Pharrell and Twista Discover Baltimore Club

twista.jpgThat is just a terrible sweater

When it's used right, a Twista guest-verse can be a seriously powerful weapon. Twista's speed-rap style is a very specific and specialized gift, and it only works in certain contexts, but when he finds the right space for it, it dazzles. Think of his appearance on Beanie Sigel's "Gotta Have It," where he weaves his voice in and out of Chad Hamilton's off-kilter drum-shuffle, first throwing syllables all over the place in concentrated bursts of chaos and then switching up and only putting words on the downbeats. Or the original version of Jay-Z's "Is That Yo Bitch," before he gave it to Memphis Bleek, where Twista raps circles around one of Timbaland's most cluttered and intense beats. The way he raps is amazing just on a purely physical level: he clearly enunciates every single word, but he does it so quickly that it can be tough to hear what he's saying. And that's fine; Twista rarely says much. His style is more of a parlor trick than anything else; there's a reason you never hear about whoever broke his fastest-rapper Guinness Book record. His solo albums have always been a bit uneven because it's hard to hear someone rap that fast for an hour and because he always sounds a bit uncomfortable whenever he tries to slow it down. Twista went platinum a couple of years ago with Kamikaze largely because of a couple of Kanye West collaborations, but I always thought that the album itself was a perfect representation of a rapper overreaching his limitations by trying to be as well-rounded as possible. I've been thinking a lot, though, about Twista's new single, the Neptunes-produced "Give It Up," a track that I find both really frustrating and really intriguing. The song itself is just OK, but I'd really love to hear Twista do more stuff like it.

A couple weeks ago, Pharrell told MTV that "Give It Up" was going to be his take on Baltimore club music, the raunchy and hyperanimated form of dance music that developed in my hometown and only started getting noticed elsewhere a couple of years ago. Here's what Pharrell says: "I wanted to give my own interpretation of it, which is a little bit of Miami, a little bit of Baltimore house. The way I'm doing it don't sound like B-More and don't sound like Miami. It just kind of [has] a lot of the remnants of the sounds of the things that I would use ... arranged with the mentality of the B-More stuff but with the low end of Miami." Pharrell's been interested in club music for a while now, and I've read reports that both Clipse's "Grindin'" and Kelis's "Milkshake" are Neptunes versions of club music even though neither one of them actually sounds anything like club music. But "Give It Up" isn't far off. The frenetic conga loop and the insanely repetitive and deadpan Pharrell chorus both rank as pretty good approximations of club. The synths are a little cleaner and the tempo is a little slower, but this is the first time I've heard a real musical connection to club music in a Neptunes track, which is pretty exciting. But the song still falls sort of the blockbuster club-rap monster I was hoping for when I read Pharrell talking about it. There have been plenty of attempts to combine rap with Baltimore club in the past, and most of them have sounded like ass. Club music in its distilled form is extremely fast and frenetic, usually hovering around 120 beats per minute, and most rappers just can't go that fast without turning their voices into wordless mush. And when club tracks are slowed down, as on local hits like Bossman's "Oh," they sound emaciated and wrong. Labtekwon's "Sex Machine" was one of my favorite singles of last year partly because it's a rare example of a rapper technically gifted enough to keep up with club in its natural state going nuts over an undiluted club track. I've always wanted to hear what Twista could do over a club track because I can't think of another rapper more naturally suited to the sound. But on "Give It Up," Twista talks about girls dancing, and so he delivers all his lyrics in his for-the-ladies voice, which is something like what LL Cool J might've sounded like if he'd slammed five triple-espressos immediately before recording "I Need Love." We also have to deal with a typically awful Pharrell verse, and honestly, I have no idea why a rapper as ass-ugly as Twista is even bothering to record for-the-ladies tracks. He still does amazing things with his timing and his meter, and he manages to cram a couple of pretty-funny Red Hot Chili Peppers references into the first verse, but the song still strikes me more as a missed opportunity than anything else.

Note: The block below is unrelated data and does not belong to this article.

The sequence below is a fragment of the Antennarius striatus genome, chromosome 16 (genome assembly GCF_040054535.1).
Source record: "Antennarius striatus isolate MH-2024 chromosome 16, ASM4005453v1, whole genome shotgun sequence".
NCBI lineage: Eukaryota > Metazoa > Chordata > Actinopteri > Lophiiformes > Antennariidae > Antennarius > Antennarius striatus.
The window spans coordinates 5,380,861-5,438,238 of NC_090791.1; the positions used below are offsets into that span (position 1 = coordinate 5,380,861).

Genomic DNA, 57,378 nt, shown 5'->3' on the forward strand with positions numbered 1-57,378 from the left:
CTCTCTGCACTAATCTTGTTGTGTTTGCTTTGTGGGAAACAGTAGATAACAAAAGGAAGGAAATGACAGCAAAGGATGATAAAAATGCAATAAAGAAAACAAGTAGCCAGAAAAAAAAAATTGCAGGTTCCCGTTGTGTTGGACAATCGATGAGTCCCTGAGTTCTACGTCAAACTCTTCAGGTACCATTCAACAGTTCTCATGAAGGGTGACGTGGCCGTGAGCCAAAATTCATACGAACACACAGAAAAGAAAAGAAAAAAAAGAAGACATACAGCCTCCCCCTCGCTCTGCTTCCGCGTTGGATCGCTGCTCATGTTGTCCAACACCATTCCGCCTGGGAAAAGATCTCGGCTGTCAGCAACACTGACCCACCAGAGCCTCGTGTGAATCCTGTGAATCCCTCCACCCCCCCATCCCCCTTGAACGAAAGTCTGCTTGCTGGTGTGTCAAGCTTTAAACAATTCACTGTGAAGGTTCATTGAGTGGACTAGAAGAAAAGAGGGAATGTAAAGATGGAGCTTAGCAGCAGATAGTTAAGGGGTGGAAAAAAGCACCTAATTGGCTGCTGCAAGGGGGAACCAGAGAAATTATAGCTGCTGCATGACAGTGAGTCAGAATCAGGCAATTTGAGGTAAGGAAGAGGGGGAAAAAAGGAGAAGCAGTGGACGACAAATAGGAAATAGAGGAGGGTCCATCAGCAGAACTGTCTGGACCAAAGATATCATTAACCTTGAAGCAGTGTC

It's also an interesting jumping-off point. Pharrell says that he's going to try using his hybridized club-sound on a few more singles this year. That's a good look for Pharrell, since "Give It Up" comes closer to the neon synth-addled weirdness of early Neptunes tracks than almost anything he's done in the past few years. And if Twista can afford more than one Neptunes track, it could be a good look for him as well. If not, there are plenty of actual Baltimore club producers willing to work cheap. Twista's new album is called Adrenaline Rush 2007, and that style probably wouldn't work too well if he's trying to recreate the organic midwestern bounce-rap sound of the original Adrenaline Rush. And it probably also wouldn't work to well on the collaborative album he's supposedly making with Bone Thugs-N-Harmony. (Imagine the syllable-count on that thing.) But I'd still love to see Twista dig a little deeper into Baltimore club. After all, he's built for it.

Voice review: Jon Caramanica on Twista's Kamikaze

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